This document is aimed at DNS administrators and is a description of these three steps in modifying the configuration. The DNS autoconfiguration system does not remove the need to understand the basics of DNS (and the DNS auto-configurer) in order to make major changes to the DNS configuration

Download the tool

Generation of zones from /etc/hosts file

h2n, a tool for converting a static hosts file into DNS zone files. Originally written by Cricket Liu for the O'Reilly DNS and BIND book. Currently maintained by Hal Pomeranz.

h2n - a host table to name server file converter. You can use h2n to create your data the first time and then maintain your DNS data manually. Or, you can use h2n over and over again. As you have seen, the format of the host table is much simpler to understand and to modify correctly. So, you could maintain /etc/hosts and rerun h2n to update your DNS data after each modification.

If you plan to use h2n, you might as well start with it, since it uses /etc/hosts - not your hand-crafted DNS data - to generate the new DNS files. We could have saved ourselves lots of work by generating the sample data in this chapter with the following:

h2n -v 8 -d movie.edu -s terminator -s robocop -n 192.249.249 -n 192.253.253 -u al.robocop.movie.edu

The -d and -n options specify the domain name and network numbers. You'll notice that the db filenames are derived from these options. The -s options list the name servers for the NS records. The -u (user) is the email address in the SOA record.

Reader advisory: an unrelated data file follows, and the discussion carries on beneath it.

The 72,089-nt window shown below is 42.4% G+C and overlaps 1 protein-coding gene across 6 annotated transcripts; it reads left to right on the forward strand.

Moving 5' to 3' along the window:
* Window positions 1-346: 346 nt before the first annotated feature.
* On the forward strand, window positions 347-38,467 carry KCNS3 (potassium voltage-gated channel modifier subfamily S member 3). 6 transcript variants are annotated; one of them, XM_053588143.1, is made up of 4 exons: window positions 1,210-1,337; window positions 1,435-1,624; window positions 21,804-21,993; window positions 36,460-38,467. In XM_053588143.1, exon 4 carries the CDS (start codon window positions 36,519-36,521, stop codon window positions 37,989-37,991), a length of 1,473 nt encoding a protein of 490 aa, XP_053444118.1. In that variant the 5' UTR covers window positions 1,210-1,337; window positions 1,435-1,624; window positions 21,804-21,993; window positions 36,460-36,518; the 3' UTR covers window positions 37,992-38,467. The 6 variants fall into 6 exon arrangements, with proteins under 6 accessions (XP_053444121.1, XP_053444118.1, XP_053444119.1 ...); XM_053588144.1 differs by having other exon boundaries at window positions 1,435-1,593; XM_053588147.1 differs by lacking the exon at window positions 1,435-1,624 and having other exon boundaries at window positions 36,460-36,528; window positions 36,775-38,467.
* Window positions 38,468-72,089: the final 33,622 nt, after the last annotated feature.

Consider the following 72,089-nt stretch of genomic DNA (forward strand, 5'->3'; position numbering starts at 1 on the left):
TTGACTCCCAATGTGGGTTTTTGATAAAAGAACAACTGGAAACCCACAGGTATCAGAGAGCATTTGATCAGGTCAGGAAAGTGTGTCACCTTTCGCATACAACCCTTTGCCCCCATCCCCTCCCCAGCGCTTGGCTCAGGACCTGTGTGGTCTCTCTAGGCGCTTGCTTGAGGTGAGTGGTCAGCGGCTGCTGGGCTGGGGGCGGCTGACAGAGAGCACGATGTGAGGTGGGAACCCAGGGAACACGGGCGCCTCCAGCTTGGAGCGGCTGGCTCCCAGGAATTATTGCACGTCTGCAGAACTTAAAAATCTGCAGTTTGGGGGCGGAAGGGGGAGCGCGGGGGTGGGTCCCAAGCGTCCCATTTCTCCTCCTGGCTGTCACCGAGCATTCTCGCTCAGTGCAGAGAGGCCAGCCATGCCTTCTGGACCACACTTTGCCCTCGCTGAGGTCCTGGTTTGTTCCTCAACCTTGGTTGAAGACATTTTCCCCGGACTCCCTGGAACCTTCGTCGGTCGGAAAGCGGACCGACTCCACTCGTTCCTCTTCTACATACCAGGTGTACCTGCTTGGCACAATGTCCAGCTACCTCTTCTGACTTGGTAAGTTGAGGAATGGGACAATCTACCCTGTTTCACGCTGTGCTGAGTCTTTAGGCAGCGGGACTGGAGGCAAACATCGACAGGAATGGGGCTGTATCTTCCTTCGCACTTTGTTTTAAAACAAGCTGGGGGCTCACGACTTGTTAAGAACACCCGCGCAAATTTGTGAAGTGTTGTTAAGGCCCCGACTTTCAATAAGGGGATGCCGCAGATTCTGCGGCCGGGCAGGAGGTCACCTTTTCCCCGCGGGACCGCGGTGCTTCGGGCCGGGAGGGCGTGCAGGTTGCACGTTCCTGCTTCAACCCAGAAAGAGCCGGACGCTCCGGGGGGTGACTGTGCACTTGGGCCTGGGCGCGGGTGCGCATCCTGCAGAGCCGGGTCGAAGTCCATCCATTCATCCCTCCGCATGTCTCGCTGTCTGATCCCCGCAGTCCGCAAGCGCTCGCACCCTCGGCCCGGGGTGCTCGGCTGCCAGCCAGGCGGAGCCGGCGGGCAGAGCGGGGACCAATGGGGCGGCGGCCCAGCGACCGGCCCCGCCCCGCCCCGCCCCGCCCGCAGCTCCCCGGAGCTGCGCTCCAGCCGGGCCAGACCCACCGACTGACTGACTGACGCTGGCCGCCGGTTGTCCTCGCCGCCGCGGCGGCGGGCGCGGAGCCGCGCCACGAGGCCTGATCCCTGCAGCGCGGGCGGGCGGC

Reverse Zones Generation

mkrdns -- Program to automatically generate reverse DNS zone files (PTR records) Dec 03rd 1998, 10:34 stable: 1.4 - devel: none license: GPL

mkdnstab DNS Table generator in Perl Jul 10th 1999, 00:28 stable: 0.3 - devel: none license: OpenSource

Updatehosts ftp://ftp.tic.com/pub/updatehosts/updatehosts-1.0.0.tar.gz -- is a system for automatically managing and generating DNS zone files using flat relational tables. Some of the features of updatehosts includes:

Random Findings

dnsupdate -- does not make any sense other then exercise in C

In search for a program that would help me create and maintain the DNS databases, my efforts were in vain. The nearest ones I could find were written in perl. The last thing I wanted to do from my program was to do a "system" call. I started playing with BIND 8.2.2 P7 and converted the nsupdate program to a function. That actually made me write the rest of the program.

My benchmark program was the famous h2n perl script. dnsupdate seems to be much faster than h2n. I have given a timing comparison table between dnsupdate and h2n in Appendix B.

With my highly limited knowledge about DNS or its configuration files (DNS tables or DNS databases) I am requesting users of this program to pinpoint any errors or suggestions to make dnsupdate a better one.


Etc

The Last but not Least Technology is dominated by two types of people: those who understand what they do not manage and those who manage what they do not understand ~Archibald Putt. Ph.D


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Created May 16, 1996; Last modified: March 12, 2019